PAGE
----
Lies, Damn Lies, and Surveys

In a recent news release, the Discovery Institute trumpets the results of two new surveys conducted by Arnold Steinberg & Associates. These surveys appear to follow along the same lines as an earlier Zogby International survey conducted for the DI.

In both Steinberg surveys and the Zogby survey, respondents were asked whether public school biology teachers should “Teach the scientific evidence for and against [Darwin’s theory of evolution]” or “Teach only the scientific evidence for it.” In all three polls, between seventy and eighty persent of those responding selected the first answer. This question is a very nice example of a question that is intelligently designed to produce the answer that the people commissioning the survey wanted to hear.

The pollsters did not ask whether or not those responding knew of any evidence against evolution. Instead, they asked a question that contained the presumption that such evidence exists. 1 Based on the results of their carefully worded survey, they then claim that this level of public support for teaching “both sides” means that the objections that they have to evolution should be included in public school science curricula. This, of course, adds the assumption that their objections constitute scientific evidence against evolution to the preexisting assumption that there is any such evidence.

For the record, if I was aware of any credible scientific evidence against evolution, I would support teaching about it in the public schools. However, the material that the Discovery Institute presents as evidence against evolution hardly makes the grade. The vast majority of this “evidence” appears to be derived from a single book. Scathing reviews of this book have appeared in the two leading weekly scientific journals 2,3, among other places (see here for a listing of a few of the rebuttals to Wells’ book).

In the recent news release, the Discovery Institute’s Bruce Chapman attempts to deal with that issue indirectly, when he says:

“The only way the Darwin-only lobby can spin these kind of survey results,” added Chapman, “is to claim that the public is just ignorant. But that view is untenable in light of the more than 300 scientists who have publicly expressed their dissent from Darwinism, to say nothing of the many scientific articles that have been published critiquing the theory.”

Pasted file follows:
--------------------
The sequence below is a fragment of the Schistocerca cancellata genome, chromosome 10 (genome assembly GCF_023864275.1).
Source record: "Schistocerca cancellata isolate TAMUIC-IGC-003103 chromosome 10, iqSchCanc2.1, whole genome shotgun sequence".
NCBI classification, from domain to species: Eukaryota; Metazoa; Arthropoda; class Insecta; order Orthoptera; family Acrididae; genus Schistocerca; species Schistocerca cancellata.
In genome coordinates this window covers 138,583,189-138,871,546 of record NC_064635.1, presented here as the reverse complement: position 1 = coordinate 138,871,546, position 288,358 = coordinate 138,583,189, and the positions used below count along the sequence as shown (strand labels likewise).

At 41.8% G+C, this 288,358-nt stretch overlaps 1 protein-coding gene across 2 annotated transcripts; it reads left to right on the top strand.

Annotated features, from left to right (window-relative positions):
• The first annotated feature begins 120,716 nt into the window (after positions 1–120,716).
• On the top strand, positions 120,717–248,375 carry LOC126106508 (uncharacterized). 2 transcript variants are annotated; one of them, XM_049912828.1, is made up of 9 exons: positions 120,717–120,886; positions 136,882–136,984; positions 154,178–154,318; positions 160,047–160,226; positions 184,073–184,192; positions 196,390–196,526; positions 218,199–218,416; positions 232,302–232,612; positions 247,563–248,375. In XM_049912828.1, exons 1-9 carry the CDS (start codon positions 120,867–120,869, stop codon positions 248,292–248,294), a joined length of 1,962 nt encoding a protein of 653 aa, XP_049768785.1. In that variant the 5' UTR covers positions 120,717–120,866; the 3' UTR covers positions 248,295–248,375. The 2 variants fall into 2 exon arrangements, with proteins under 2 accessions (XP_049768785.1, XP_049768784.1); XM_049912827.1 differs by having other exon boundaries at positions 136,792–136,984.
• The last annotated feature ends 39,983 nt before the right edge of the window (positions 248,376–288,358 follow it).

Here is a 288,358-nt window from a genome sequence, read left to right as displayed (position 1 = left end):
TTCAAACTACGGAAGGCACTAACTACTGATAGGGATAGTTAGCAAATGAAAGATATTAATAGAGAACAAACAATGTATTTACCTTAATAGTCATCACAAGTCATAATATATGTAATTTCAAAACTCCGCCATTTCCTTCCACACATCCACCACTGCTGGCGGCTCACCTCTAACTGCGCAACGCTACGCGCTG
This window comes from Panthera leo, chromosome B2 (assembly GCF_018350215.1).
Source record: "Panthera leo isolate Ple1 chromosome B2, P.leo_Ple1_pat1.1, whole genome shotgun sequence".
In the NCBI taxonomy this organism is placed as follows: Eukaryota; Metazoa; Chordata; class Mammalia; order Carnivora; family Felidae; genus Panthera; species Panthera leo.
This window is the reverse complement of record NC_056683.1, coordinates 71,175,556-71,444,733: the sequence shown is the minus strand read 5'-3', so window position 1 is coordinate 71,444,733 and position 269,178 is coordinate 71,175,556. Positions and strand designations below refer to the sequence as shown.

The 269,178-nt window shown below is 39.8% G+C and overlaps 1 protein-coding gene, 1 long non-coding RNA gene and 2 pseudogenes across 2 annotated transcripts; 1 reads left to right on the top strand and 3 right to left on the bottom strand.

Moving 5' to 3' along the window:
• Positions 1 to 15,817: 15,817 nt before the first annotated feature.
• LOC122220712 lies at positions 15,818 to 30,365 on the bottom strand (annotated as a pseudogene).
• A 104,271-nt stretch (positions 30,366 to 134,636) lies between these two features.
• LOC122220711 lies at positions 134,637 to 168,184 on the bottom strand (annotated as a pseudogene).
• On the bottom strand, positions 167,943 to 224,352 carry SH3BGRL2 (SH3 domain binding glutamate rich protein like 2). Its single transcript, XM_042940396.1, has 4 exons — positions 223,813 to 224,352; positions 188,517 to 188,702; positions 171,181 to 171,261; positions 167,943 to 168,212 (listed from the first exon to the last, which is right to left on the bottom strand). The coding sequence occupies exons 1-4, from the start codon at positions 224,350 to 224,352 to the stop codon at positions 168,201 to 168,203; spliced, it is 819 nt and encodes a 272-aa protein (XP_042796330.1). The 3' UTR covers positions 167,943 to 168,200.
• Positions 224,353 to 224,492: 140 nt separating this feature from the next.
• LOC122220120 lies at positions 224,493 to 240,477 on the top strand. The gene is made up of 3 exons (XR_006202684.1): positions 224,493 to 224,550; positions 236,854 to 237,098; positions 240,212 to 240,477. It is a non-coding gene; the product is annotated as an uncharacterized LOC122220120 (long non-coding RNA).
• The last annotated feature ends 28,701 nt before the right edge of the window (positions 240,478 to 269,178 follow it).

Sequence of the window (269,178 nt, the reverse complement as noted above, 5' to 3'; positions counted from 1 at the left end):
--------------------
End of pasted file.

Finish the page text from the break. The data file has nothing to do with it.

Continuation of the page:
While I would not use the word “ignorant”, there is good reason to believe that the public is not as well informed on scientific issues as they could be. A 2001 National Science Foundation Survey revealed that less than half of the population is aware that electrons are smaller than atoms, less than half of the population can explain what DNA is, and only 20% can correctly explain what a molecule is. Under those circumstances it does not seem reasonable to assume, as Chapman seems to, that all (or even most) of those responding to the polls commissioned by his organization are well versed in the details of evolutionary theory.

Chapman’s reference to his list of scientists who “dissent from Darwinism” does little to support his position that there is significan evidence against evolution. For comparison, the National Center for Science Education’s Project Steve currently has over 400 signatories, all of whom (have PhDs in fields related to evolution, and all of whom are named Steve.

Like Chapman, I will also “say nothing” about “the many scientific articles that have been published critiquing the theory”. There is simply nothing that can be said about those articles except for the basic fact that they don’t exist. (Unless, of course, “scientific articles” is redefined to include articles from sources outside the peer-reviewed journals.)

These latest Discovery Institute surveys are really nothing new. Like those that have gone before them, they contain the presumption that the Discovery Institute’s argument is valid. It is hardly a shock when the Discovery institute concludes as a result of these surveys that their argument really is valid. In the future, one would hope that the Discovery Institute sets a better example when it comes to scientific integrity. Perhaps they could start by conducing surveys that do not depend on the wording of the questions to produce the desired results.

–Mike Dunford


1: (In a 2003 American Prospect article, Chris Mooney discusses the question-writing habits of Zogby; he also has recently commented on this most recent DI press release on his own blog.)

2: Coyne, Jerry A. “Creationism by stealth” Nature 410,745-746 (12 April 2001)

3: Scott, Eugenie C. “Fatally Flawed Iconoclasm.” Science, 292:2257-2258, (22 June 2001)